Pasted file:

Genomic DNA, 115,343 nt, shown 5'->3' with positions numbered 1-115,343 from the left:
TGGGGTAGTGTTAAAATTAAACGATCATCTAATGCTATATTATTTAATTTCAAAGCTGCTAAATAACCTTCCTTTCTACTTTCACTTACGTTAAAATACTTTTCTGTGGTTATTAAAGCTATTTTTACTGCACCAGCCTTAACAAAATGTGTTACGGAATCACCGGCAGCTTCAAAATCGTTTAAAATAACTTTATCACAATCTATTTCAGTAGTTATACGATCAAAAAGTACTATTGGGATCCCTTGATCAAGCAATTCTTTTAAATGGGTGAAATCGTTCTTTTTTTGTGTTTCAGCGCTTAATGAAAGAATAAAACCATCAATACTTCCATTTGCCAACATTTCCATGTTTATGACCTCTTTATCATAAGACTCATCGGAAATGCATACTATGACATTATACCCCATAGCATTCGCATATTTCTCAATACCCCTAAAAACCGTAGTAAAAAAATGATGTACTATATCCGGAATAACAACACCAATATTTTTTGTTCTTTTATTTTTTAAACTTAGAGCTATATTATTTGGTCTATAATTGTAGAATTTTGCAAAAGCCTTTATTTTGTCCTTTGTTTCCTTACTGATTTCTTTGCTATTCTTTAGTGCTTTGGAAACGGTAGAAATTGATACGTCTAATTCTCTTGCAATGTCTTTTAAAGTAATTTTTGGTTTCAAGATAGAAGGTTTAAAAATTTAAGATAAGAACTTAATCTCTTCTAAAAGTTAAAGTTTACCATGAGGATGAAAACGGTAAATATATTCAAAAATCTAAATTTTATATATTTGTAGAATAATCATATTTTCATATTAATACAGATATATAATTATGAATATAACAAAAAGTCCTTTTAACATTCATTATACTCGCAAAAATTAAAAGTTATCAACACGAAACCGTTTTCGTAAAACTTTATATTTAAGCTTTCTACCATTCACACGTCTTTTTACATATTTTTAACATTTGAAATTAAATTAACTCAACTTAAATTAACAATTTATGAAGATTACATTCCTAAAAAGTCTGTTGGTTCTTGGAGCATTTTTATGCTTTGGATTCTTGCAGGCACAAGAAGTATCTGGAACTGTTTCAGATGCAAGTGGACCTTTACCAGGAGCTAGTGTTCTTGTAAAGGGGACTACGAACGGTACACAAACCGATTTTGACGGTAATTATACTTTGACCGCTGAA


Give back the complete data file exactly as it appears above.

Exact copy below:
Genomic DNA, 115,343 nt, shown 5'->3' with positions numbered 1-115,343 from the left:
TGGGGTAGTGTTAAAATTAAACGATCATCTAATGCTATATTATTTAATTTCAAAGCTGCTAAATAACCTTCCTTTCTACTTTCACTTACGTTAAAATACTTTTCTGTGGTTATTAAAGCTATTTTTACTGCACCAGCCTTAACAAAATGTGTTACGGAATCACCGGCAGCTTCAAAATCGTTTAAAATAACTTTATCACAATCTATTTCAGTAGTTATACGATCAAAAAGTACTATTGGGATCCCTTGATCAAGCAATTCTTTTAAATGGGTGAAATCGTTCTTTTTTTGTGTTTCAGCGCTTAATGAAAGAATAAAACCATCAATACTTCCATTTGCCAACATTTCCATGTTTATGACCTCTTTATCATAAGACTCATCGGAAATGCATACTATGACATTATACCCCATAGCATTCGCATATTTCTCAATACCCCTAAAAACCGTAGTAAAAAAATGATGTACTATATCCGGAATAACAACACCAATATTTTTTGTTCTTTTATTTTTTAAACTTAGAGCTATATTATTTGGTCTATAATTGTAGAATTTTGCAAAAGCCTTTATTTTGTCCTTTGTTTCCTTACTGATTTCTTTGCTATTCTTTAGTGCTTTGGAAACGGTAGAAATTGATACGTCTAATTCTCTTGCAATGTCTTTTAAAGTAATTTTTGGTTTCAAGATAGAAGGTTTAAAAATTTAAGATAAGAACTTAATCTCTTCTAAAAGTTAAAGTTTACCATGAGGATGAAAACGGTAAATATATTCAAAAATCTAAATTTTATATATTTGTAGAATAATCATATTTTCATATTAATACAGATATATAATTATGAATATAACAAAAAGTCCTTTTAACATTCATTATACTCGCAAAAATTAAAAGTTATCAACACGAAACCGTTTTCGTAAAACTTTATATTTAAGCTTTCTACCATTCACACGTCTTTTTACATATTTTTAACATTTGAAATTAAATTAACTCAACTTAAATTAACAATTTATGAAGATTACATTCCTAAAAAGTCTGTTGGTTCTTGGAGCATTTTTATGCTTTGGATTCTTGCAGGCACAAGAAGTATCTGGAACTGTTTCAGATGCAAGTGGACCTTTACCAGGAGCTAGTGTTCTTGTAAAGGGGACTACGAACGGTACACAAACCGATTTTGACGGTAATTATACTTTGACCGCTGAA